I have been on vacation down in North Carolina and West Virginia over the past 10 days, but the nine Appalachian thru-hikers that I am following have been facing some snowy, cold, rainy, windy days. In order to catch you up on their progress and not write a book, I am going to share about four hikers today and the other five tomorrow. The incredible weather of this stubborn spring has made the trail even more challenging as they attempt their 14-state walk.
Hard Knocks, Patrick Knox Hard Knocks, started on January 31. He just updated his journal that had been spotty since my last update. He did not make a posting from March 22 until March 29. The best that I can tell, he hunkered down at a hostel to avoid the trail storms. He was back on the trail on 3/29 and commented that the trail seemed like a fast-moving creek due to the rain and melted snow. On April 3rd he began having difficulties with his ankle and ended up coming off the trail for three days. He has a niece in Roanoke who picked him up and offered her home for some recovery time. He got a new pair of shoes and replaced his backpack. On April 8th he was back on the trail, passed McAfee Knob and Tinker Cliffs, and ended his ten-mile hike a Lamberts Meadows Shelter. The next day he trekked fifteen miles to Fulhardt Knob Shelter and mile 729 of the Appalachian Trail. He reports that his ankle and new boots are working well as he eases back into longer hikes.
Jack Masters, from Kansas City, took his first steps on the famous Appalachian Trail on February 1. Vagabond Jack is consistently moving north. In the past 16 days, he has only taken on zero-day in Roan, Tennessee. On days that he hikes, he is averaging 10.4 miles per day. On April 9th, he arrived at Damascus, Virginia where he plans to zero on the 10th having hiked 468 miles of the AT. In his blog, he mentions that he has met RTK (Bruce Matson) on March 30 and then again on April 5th. They both know Mighty Blue and have been interviewed on Blue’s podcast so they had an enjoyable conversation sharing their adventures thus far. Vagabond Jack, like the other hikers this spring, faced many cold, rain, snowy, windy days. He mentioned the difficult weather on 11 of the past 18 days. His strategy through these challenging conditions has been to gain cover as much as possible. He has only spent the night in his tent three times; he has sought the warmth of a shelter on seven nights; and he has found the comfort of a motel/hostel on eight occasions. His plan seems to be working for him as he stays warmer and well fed along the way.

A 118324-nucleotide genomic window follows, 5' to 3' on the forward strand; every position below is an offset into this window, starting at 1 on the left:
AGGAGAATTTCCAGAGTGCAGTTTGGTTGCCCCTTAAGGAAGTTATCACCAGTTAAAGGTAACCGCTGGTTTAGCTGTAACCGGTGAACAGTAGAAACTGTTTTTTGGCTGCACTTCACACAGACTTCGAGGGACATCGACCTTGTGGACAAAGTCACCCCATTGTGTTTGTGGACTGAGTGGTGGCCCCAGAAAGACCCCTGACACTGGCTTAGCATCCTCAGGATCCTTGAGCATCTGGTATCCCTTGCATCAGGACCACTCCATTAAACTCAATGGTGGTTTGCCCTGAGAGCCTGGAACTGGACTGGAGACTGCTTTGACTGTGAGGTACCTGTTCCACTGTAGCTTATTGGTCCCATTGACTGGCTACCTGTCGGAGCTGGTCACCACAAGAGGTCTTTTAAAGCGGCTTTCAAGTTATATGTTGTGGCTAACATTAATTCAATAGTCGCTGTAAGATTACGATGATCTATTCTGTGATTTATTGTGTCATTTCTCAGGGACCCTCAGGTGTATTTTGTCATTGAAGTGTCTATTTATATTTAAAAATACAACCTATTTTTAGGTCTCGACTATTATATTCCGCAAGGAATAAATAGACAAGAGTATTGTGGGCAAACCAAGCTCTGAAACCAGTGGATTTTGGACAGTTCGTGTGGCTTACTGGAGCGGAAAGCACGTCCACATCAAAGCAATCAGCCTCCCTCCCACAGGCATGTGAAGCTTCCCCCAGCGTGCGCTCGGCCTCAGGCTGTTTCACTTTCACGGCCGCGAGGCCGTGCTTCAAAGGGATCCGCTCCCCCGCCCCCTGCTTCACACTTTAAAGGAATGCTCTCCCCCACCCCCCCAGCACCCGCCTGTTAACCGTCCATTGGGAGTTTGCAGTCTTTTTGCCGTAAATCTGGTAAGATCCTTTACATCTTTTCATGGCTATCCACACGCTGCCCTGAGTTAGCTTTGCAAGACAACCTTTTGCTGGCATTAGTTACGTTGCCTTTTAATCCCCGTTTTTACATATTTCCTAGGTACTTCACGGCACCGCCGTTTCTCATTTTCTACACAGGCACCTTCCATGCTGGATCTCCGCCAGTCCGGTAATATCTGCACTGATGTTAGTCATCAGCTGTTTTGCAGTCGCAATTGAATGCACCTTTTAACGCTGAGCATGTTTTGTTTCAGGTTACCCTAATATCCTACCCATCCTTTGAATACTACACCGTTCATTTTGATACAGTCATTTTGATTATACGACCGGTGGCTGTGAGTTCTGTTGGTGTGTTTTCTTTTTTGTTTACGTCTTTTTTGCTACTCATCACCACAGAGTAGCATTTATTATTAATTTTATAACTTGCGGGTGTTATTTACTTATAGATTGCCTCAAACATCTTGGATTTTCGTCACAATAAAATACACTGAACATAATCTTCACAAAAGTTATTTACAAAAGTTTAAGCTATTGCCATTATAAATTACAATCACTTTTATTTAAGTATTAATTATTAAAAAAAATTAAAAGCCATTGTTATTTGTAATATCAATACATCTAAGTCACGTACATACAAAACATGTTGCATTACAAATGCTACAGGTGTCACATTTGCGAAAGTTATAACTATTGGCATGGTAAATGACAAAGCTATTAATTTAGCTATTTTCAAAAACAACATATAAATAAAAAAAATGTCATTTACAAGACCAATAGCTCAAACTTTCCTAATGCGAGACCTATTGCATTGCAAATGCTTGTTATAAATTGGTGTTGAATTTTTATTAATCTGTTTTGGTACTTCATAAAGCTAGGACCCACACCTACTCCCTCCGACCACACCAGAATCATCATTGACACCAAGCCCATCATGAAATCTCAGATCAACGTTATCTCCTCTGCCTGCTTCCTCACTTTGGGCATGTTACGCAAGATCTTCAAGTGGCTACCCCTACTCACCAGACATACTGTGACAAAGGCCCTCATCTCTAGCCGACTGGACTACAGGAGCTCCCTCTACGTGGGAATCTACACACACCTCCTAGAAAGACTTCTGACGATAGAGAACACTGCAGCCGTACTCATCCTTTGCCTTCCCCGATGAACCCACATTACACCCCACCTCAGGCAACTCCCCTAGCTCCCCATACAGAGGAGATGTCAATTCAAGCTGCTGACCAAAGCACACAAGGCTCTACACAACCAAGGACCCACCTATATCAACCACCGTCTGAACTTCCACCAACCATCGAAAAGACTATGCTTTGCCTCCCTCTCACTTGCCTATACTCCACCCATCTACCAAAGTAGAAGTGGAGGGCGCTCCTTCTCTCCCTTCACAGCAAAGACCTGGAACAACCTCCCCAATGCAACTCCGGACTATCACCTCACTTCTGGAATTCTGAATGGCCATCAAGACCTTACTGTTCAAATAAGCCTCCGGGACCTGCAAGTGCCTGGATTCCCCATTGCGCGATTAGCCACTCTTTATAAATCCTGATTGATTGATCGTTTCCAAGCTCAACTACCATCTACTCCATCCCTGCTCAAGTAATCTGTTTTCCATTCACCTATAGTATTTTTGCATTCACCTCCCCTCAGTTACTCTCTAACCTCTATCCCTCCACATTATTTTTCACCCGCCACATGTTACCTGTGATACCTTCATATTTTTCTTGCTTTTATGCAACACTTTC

Opa (Reinhard Gsellmeier), the retired engineer from Rochester, NY, began his thru-hike on February 10. Opa is well over 450 miles ahead of Vagabond Jack and has passed Rockfish Gap near Waynesboro, Virginia, trekked 44 miles into Shenandoah National Park and passed the 900- mile marker on the trail. (There are very few actual markers, but guidebooks provide fairly accurate mileage.) But his walk has not been easy. On April 6th, Opa fell four times. He recounts his adversity in his blog, “I fell four times today, one of them hard. Nothing broken, but I have several aches and pains: my forehead, right hand, left elbow and left knee all ache pretty good as I lay in my tent tonite. My left knee in particular is pretty sore, cut up and a bit swollen. I must have fallen on a rock pretty hard with the knee, as it put a tear in my rainpants – which have a pretty durable fabric…. The funny thing is, I didn’t fall in any of the steeper sections of trail – it was always on a gradual slope. Go figure!” Opa is still hiking in snow and freezing temperatures with water bottles turning into slushies and temperatures in the 20’s overnight.
Marty Dockins hit the trail on February 15th. His last post in his online journal was April 3rd. He was camped at the Abington Gap Shelter just 6.5 miles from the Tennessee/Virginia border and 11.3 miles from Damascus. He had put in his first 20-mile day and was looking forward to celebrating his 61st birthday in Damascus on the 4th. Bamadog took a week off the trail from March 24-30 to spend some time with his “sweetie,” avoid the weather and rest his tired body. He shares about the hiatus in his journal, I took 7 days off and went home with my sweetheart. Went to the doctor and got my leg checked out. He said my hip belt was pushing in on a nerve that comes out from the front of my hip going to my leg. I adjusted my pack so I am good to go! The first two days back my leg is feeling much better. I did 16 miles yesterday and 14 today. Just climbed 1700 feet to get to this campsite.” It sounds like his time off the trail was refreshing and just what he needed to continue his adventure. I am anticipating an update very soon from Bamadog.